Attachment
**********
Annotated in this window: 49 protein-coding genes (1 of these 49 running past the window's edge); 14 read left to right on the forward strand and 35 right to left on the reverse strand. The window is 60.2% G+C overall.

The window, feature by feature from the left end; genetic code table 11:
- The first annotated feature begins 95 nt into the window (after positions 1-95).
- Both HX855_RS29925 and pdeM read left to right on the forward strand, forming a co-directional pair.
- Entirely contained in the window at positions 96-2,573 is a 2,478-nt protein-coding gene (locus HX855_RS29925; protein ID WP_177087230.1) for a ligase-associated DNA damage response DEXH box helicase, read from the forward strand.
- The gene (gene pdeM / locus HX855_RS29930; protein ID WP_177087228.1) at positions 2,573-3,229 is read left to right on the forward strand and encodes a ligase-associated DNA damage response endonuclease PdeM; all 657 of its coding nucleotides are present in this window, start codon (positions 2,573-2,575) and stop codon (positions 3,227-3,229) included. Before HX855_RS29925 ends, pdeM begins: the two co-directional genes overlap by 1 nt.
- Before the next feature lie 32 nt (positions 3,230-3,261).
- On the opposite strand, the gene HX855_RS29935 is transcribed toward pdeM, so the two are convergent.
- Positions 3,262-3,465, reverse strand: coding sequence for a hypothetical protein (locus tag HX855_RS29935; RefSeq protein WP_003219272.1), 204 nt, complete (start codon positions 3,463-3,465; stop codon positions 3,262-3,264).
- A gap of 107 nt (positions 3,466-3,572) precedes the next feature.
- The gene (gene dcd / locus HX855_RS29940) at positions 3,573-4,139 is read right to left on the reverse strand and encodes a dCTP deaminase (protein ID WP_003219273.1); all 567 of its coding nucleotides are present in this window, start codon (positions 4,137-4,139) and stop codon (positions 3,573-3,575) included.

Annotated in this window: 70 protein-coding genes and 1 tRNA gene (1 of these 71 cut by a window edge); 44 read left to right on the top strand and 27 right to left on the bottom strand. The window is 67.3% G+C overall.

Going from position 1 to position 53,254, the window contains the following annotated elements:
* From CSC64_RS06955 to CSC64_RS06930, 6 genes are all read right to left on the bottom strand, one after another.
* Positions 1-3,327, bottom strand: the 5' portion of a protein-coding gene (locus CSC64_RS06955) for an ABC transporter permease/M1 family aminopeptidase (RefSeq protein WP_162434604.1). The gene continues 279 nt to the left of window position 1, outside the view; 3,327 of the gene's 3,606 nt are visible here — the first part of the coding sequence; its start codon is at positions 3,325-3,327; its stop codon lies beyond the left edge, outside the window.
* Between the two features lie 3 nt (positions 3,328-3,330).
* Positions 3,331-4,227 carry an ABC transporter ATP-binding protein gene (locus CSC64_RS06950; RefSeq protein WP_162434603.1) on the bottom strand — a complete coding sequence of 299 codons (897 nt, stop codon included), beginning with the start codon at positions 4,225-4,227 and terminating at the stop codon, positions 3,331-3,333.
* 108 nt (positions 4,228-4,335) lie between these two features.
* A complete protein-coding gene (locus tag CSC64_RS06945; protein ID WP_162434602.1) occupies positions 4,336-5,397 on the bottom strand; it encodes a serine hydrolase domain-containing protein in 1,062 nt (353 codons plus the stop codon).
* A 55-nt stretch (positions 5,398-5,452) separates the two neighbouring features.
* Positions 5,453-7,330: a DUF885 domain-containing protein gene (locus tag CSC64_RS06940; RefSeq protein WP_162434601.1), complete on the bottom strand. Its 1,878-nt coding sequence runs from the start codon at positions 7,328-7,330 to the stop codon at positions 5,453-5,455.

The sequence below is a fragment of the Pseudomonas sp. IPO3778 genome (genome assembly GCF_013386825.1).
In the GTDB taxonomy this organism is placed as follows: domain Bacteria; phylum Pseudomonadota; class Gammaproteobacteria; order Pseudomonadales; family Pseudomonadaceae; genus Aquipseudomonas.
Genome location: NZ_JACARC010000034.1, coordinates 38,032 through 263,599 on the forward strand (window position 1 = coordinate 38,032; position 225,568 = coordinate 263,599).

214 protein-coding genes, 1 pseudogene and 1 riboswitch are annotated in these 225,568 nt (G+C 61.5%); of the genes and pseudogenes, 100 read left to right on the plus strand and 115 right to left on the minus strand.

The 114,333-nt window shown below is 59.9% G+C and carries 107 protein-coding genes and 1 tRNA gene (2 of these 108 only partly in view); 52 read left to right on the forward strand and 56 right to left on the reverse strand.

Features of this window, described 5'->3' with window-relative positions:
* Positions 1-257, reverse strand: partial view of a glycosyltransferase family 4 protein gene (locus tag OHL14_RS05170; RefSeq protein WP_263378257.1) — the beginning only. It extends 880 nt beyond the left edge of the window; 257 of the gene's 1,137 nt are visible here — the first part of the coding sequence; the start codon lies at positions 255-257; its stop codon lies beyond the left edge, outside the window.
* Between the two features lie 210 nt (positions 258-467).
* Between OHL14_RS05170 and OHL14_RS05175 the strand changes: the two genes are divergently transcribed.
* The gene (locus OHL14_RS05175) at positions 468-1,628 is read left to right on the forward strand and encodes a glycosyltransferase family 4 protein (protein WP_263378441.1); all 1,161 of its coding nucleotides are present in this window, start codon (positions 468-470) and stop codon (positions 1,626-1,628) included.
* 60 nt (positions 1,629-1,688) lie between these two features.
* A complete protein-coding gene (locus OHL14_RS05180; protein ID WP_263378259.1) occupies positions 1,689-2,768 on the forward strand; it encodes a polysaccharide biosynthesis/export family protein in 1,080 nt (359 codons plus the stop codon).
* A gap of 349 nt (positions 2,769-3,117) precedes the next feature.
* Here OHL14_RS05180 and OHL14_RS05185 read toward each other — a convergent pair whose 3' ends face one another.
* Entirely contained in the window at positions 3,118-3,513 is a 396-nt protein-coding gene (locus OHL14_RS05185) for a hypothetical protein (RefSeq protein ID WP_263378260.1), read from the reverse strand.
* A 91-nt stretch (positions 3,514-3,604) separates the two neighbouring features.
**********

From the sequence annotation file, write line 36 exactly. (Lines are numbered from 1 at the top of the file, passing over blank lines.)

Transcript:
* Entirely contained in the window at positions 3,118-3,513 is a 396-nt protein-coding gene (locus OHL14_RS05185) for a hypothetical protein (RefSeq protein ID WP_263378260.1), read from the reverse strand.